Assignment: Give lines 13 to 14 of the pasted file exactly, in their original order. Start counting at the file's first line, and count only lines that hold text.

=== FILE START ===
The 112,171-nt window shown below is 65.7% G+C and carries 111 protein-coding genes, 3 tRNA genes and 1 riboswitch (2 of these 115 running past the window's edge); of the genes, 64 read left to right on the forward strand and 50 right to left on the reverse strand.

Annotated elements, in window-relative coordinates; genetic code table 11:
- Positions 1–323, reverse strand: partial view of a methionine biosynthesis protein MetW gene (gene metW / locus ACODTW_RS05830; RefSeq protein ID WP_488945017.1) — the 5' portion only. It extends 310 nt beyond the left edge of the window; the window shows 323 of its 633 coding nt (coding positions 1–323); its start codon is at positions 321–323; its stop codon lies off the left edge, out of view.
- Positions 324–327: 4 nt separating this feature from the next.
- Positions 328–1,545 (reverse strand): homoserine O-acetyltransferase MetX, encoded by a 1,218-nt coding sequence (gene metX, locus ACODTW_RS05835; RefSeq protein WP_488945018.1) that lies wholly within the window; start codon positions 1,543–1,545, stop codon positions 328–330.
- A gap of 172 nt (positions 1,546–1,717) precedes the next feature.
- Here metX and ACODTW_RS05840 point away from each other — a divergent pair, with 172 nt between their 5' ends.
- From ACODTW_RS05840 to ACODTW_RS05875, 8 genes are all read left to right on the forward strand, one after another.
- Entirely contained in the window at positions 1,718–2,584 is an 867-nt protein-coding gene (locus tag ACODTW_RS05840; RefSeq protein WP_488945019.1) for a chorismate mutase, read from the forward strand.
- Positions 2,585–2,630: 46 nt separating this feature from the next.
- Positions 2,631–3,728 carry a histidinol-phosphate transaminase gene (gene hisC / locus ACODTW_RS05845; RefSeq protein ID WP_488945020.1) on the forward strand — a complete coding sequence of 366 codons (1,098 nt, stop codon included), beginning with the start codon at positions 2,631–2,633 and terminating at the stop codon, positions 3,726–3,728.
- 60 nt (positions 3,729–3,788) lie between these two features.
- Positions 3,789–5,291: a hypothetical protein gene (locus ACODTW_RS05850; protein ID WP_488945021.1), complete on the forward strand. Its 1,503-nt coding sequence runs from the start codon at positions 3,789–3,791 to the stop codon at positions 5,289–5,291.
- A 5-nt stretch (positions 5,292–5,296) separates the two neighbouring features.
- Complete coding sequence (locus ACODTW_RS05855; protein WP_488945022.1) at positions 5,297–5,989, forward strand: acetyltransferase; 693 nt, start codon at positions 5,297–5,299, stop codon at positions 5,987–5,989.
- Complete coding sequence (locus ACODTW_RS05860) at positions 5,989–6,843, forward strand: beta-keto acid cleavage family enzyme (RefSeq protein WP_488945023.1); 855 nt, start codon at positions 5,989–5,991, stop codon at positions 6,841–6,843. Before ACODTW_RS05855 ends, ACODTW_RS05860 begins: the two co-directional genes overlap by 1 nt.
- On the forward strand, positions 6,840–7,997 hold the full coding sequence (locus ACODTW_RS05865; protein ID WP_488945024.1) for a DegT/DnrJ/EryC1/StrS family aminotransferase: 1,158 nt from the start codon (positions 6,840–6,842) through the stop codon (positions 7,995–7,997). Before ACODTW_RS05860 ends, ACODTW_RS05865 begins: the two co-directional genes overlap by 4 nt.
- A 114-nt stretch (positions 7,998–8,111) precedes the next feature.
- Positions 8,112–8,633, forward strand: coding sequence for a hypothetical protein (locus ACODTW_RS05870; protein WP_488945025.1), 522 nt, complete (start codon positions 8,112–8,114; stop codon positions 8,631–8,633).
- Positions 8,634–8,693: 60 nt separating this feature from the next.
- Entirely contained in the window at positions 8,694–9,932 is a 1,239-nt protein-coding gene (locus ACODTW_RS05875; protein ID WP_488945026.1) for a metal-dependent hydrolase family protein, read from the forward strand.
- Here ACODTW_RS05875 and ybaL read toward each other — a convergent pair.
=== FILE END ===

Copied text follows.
- Positions 3,789–5,291: a hypothetical protein gene (locus ACODTW_RS05850; protein ID WP_488945021.1), complete on the forward strand. Its 1,503-nt coding sequence runs from the start codon at positions 3,789–3,791 to the stop codon at positions 5,289–5,291.
- A 5-nt stretch (positions 5,292–5,296) separates the two neighbouring features.